Happy New Year 2011! Hope this year is another fruitful year for our local stock market!
Today I’ll continue with last week’s topic on behavioural finance. Today I’m going to talk about “Representative Bias”. Representative bias refers to the human bias in us that we often stereotype certain things with similar characteristics with similar outcome. For example, whenever we see a beggar, he or she must be poor, that’s our first thought. However, there are cases where some of them live in big houses! Another example, bad drivers – if you see a bad driver, it must be a lady! So all these are stereotyping!
When this theory applies to our stock market it becomes like: politically linked stocks but no profits, buy! Because it sure goes up! Datuk so and so’s company – buy! He usually “goreng” his own stocks! Hence we tend to stereotype the stocks with similar nature such as traits like politically linked or owned by some famous VIP, their stocks usually can soar very high, and we neglected other important facts about those stocks!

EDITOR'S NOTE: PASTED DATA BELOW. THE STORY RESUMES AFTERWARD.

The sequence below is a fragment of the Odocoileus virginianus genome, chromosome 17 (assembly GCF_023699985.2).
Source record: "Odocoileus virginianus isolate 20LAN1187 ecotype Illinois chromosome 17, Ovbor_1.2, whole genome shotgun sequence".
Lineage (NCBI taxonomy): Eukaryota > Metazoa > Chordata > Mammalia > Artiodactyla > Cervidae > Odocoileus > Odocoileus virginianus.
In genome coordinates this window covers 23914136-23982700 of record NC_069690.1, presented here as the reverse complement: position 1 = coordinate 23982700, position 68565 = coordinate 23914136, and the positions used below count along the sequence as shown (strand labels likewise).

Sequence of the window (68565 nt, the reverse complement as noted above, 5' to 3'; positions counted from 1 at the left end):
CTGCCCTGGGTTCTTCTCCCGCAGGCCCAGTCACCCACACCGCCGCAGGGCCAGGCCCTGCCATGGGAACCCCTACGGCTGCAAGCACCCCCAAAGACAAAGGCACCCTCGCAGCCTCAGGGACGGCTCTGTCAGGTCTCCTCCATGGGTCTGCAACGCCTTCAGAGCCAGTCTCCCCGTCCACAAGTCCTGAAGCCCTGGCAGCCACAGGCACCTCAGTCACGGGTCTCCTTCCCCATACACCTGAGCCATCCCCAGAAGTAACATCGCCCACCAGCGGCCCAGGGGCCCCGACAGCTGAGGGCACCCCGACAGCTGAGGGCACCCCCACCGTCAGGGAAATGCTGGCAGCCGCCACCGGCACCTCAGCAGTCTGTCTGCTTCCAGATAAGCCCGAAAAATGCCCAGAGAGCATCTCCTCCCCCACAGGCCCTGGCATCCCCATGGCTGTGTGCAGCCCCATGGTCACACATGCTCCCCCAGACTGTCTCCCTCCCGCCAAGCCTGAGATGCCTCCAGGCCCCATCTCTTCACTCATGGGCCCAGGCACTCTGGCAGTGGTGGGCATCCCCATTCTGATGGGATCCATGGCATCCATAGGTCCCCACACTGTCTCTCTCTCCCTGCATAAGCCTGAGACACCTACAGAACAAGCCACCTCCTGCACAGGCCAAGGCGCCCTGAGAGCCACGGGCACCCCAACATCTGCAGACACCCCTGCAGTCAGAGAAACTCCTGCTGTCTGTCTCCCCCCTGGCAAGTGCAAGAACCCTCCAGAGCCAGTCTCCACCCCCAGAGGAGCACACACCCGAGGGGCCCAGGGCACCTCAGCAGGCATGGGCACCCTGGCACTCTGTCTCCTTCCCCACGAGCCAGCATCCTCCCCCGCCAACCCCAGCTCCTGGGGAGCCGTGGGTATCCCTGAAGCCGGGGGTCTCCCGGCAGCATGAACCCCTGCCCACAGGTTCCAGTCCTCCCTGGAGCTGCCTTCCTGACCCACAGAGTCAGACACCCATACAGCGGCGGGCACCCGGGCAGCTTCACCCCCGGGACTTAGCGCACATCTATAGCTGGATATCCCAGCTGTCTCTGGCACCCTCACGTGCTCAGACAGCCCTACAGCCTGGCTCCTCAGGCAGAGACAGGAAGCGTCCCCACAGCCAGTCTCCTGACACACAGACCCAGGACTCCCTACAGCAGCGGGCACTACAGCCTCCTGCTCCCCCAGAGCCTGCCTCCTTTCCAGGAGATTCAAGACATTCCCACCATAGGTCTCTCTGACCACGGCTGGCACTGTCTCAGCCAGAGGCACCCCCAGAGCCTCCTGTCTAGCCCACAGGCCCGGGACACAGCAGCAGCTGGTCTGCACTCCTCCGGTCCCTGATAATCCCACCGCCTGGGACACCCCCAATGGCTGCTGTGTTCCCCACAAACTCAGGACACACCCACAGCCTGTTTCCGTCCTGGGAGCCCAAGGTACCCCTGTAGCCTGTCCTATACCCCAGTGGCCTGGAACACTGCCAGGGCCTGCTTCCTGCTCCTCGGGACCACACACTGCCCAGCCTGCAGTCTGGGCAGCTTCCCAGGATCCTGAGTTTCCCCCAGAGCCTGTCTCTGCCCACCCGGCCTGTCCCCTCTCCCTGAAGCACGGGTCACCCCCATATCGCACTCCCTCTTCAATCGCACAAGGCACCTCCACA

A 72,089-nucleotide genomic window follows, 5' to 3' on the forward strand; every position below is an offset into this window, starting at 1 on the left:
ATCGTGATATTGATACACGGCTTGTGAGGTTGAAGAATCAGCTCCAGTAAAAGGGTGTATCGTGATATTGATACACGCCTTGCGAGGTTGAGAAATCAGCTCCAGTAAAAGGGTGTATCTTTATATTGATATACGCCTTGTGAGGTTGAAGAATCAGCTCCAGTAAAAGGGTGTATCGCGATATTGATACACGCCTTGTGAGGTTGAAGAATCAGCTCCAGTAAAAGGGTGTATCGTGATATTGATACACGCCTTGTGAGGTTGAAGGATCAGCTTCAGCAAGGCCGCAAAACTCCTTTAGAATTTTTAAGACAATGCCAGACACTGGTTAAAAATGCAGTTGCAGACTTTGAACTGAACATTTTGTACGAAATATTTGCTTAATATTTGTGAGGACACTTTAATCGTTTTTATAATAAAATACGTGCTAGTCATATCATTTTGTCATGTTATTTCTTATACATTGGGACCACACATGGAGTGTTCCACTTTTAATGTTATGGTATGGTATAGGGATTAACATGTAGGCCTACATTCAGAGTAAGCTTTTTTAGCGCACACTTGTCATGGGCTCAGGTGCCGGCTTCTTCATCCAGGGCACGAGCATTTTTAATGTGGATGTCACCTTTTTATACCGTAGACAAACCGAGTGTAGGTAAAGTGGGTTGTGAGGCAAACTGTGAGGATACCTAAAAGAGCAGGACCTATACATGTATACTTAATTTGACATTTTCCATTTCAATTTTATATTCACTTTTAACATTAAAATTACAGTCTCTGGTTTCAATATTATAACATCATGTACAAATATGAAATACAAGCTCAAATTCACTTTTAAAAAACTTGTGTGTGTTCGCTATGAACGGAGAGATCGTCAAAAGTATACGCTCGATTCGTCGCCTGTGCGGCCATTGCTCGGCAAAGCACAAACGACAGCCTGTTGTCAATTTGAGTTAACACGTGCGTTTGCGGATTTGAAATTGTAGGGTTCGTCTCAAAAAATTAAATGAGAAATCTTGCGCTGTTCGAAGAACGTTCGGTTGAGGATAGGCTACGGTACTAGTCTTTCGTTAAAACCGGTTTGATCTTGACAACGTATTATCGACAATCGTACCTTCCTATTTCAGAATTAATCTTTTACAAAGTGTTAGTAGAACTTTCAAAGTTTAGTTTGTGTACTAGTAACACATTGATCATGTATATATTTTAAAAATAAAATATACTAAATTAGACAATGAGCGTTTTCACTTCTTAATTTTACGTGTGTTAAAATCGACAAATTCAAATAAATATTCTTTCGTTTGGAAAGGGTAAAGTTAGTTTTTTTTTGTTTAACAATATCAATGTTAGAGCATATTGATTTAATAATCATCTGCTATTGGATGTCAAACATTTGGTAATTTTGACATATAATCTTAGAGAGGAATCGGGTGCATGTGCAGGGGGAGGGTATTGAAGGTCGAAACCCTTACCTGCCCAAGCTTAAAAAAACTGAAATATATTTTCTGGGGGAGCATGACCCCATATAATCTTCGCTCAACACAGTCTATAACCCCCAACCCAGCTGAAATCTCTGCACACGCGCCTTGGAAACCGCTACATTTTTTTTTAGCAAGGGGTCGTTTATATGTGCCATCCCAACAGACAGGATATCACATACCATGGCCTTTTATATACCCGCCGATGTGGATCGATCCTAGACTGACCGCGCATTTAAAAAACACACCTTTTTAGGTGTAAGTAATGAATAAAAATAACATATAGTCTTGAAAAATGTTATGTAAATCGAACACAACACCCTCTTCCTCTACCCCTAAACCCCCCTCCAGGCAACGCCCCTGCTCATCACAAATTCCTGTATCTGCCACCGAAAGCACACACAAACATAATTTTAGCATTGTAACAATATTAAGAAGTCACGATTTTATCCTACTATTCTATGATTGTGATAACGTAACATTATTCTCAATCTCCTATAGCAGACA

The outcome of this type of investing style is that you’ll see your own profit going through big ups and downs. I’m not saying this is wrong, in fact when it comes to investing styles, there is no right or wrong strategies because different individuals with different risk preference and resources, will choose the strategies that suit them most. But however, if you are a value investor, this may not be the right style for you because value investors focus on the true value or the intrinsic value of the particular company.
Investment is an art, not a science. There are no fixed rules, different market condition you’ll employ different strategies, but no matter how you invest, you must have some basic principles. The main difference between rules and principles is that rules refer to some detail fundamental and technical analysis such as financial ratios and technical indicators. However, principles of investment refer to the bigger picture of investment, it guides you what you are going to do with your investment “as a whole”. For example, must diversify your portfolio, must not invest with borrowed money, and so on.
Hence, the next time you want to buy a particular stock because of its superficial information, make sure that you are just diversifying ‘some’ of your money not ‘all’ into it!